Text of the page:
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Fighting the free hand when nursing

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  • Fighting the free hand when nursing

    My 18 month old is getting more and more aggressive with his "free" hand when he nurses. He loves twisting and pulling my nipple and also picking at and pulling a mole I have on my side. I really don't like him touching my nipple or my mole and I've been trying to redirect his hand. I have also tried explaining to him when he is in a good mood what I like and don't like and put his hand on other parts of my belly and say "that's nice" or "here is ok but here is not ok".

    However, even in his sleep (we bed share), he is quite forceful and we've been having these really fitful nights (for me, at least) where it feels like I am constantly and quite forcefully pushing his hand away from my nipple and mole (he goes to one, I push his hand away and he moves to the other...repeat repeat repeat!) I don't like treating him that way but I don't know what else to do.

    I'm afraid I'm turing nursing into a frustrating and negative experience for him, when it has been such a wonderful experience for both of us up until now. During the day, when he is awake, I have less problems with him pulling my nipple and mole but at night and most of the time we nurse lying down together, it is quite frustrating for both of us.

    Any advice or tips on this matter?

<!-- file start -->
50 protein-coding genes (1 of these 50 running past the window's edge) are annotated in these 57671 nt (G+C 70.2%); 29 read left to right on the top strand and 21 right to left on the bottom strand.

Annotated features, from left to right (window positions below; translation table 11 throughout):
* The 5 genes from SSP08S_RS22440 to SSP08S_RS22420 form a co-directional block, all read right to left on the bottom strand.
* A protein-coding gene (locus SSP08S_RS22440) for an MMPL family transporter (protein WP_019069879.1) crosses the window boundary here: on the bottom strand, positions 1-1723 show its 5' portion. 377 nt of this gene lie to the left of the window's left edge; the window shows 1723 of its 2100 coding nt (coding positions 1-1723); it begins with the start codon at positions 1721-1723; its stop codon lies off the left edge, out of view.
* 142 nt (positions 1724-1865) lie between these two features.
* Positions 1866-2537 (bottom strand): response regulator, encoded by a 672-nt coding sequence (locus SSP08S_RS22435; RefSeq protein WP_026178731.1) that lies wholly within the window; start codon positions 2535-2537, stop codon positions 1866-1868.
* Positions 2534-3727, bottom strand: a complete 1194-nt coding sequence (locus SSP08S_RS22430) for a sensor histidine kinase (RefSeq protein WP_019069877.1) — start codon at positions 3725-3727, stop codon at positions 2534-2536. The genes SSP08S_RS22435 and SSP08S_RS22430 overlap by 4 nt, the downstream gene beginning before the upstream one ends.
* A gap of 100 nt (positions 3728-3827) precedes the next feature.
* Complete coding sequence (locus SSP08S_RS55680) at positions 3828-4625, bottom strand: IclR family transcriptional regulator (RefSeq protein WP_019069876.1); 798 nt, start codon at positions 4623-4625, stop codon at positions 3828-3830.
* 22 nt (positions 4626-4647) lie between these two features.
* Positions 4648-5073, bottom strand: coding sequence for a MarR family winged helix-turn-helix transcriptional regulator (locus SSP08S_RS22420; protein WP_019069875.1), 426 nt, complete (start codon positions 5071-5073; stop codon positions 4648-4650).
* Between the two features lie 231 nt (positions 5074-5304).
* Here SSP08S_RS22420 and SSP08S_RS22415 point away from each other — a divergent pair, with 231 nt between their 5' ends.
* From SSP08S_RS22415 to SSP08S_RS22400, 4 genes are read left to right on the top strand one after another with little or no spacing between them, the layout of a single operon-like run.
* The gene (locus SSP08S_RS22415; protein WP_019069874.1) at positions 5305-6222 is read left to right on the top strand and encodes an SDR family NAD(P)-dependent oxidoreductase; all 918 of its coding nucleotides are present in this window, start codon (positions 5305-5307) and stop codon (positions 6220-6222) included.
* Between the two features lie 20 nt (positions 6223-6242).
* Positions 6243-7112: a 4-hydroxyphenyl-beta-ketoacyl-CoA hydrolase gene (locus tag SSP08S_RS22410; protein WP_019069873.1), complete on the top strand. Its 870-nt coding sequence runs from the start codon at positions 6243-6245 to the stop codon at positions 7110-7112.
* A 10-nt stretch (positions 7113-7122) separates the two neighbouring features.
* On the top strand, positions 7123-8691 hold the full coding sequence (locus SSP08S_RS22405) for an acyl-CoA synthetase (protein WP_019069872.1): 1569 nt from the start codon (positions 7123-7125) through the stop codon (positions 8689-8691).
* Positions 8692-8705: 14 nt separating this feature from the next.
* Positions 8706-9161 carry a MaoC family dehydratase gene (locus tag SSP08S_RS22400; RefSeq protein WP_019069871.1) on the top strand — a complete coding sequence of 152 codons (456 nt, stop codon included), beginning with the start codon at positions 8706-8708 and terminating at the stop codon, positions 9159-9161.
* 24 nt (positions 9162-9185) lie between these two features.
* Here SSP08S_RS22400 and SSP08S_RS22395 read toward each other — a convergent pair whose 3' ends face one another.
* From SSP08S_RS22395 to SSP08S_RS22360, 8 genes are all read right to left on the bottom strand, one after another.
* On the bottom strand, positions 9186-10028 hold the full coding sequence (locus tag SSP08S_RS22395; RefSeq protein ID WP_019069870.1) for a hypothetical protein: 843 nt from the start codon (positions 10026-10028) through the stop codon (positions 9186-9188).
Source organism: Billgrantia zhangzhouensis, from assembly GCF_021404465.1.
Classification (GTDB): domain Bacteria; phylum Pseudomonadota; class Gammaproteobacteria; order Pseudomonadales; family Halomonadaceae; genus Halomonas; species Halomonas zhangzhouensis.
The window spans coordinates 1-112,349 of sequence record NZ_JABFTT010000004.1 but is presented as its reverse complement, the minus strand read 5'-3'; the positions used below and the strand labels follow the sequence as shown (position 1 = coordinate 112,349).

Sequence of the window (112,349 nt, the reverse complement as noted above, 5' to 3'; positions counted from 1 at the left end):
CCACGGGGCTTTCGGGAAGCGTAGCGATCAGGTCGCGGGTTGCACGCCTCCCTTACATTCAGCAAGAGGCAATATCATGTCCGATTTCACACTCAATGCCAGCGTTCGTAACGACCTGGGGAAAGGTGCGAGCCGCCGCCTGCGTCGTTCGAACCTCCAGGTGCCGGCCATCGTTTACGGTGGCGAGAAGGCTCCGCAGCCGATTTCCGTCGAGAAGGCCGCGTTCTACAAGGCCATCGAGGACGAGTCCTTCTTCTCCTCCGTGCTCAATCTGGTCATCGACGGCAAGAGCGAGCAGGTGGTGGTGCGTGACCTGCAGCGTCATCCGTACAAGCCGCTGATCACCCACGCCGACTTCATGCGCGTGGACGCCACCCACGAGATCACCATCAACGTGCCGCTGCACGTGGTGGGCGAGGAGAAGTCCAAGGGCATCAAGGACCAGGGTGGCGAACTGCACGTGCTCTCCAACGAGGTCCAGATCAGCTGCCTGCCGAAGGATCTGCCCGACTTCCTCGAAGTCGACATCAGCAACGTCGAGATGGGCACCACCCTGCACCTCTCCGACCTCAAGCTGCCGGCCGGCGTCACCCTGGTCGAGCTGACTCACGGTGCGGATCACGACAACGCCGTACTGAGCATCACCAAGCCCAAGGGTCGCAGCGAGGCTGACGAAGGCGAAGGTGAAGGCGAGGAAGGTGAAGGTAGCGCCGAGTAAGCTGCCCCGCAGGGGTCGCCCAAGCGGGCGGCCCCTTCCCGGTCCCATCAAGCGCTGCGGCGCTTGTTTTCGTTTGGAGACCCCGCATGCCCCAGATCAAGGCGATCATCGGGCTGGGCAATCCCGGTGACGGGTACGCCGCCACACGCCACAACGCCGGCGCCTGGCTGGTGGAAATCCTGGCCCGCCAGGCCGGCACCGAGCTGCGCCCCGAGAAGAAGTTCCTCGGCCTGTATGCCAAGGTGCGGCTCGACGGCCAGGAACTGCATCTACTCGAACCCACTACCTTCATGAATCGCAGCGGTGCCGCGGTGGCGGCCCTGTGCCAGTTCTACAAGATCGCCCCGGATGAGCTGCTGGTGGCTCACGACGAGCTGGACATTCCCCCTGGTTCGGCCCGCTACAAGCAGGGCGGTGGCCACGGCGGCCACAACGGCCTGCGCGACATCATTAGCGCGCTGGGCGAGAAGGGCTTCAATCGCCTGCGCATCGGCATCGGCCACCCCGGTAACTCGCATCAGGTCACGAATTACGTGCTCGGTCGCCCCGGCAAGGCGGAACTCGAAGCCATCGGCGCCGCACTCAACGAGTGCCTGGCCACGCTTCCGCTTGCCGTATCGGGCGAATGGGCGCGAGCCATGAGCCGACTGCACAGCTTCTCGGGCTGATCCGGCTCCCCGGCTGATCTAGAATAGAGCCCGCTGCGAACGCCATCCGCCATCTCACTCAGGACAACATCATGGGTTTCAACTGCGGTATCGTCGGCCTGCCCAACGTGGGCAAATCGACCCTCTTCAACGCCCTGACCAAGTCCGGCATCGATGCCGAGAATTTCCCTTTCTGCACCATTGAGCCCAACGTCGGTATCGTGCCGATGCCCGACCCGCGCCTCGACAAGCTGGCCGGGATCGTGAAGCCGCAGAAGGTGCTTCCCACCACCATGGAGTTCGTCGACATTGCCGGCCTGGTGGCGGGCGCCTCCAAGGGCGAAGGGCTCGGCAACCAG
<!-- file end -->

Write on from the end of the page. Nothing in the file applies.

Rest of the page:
• #2
    You're definitely not alone! I wondered why my daughter liked to hold the other side-I realized once how soft my nipples actually feel, and also learned that it stimulates milk production. So, it helped to understand why she was doing it. I really did not like it when I was pregnant, and I just told her I didn't want her to do it because I didn't like the way it felt. And I would gently move her hand.

    I think saying things like "That's nice/good" or "That's not nice/good" can be vague. Instead, I try to say what I want and why. "That doesn't feel good to me. I'd rather hold your hand." or "I don't like it when you touch my mole. Please stop." I think this helps the child understand better, and be better able to work with you to find a resolution you both like. I alsotry to express responsibility for how I feel and don't put some arbitrary judgment (good/bad/nice/etc) on it that my cihild won't understand. My daughter's weaning (still ongoing) has been a great exercise for me in learning these communication techniques I did not have before.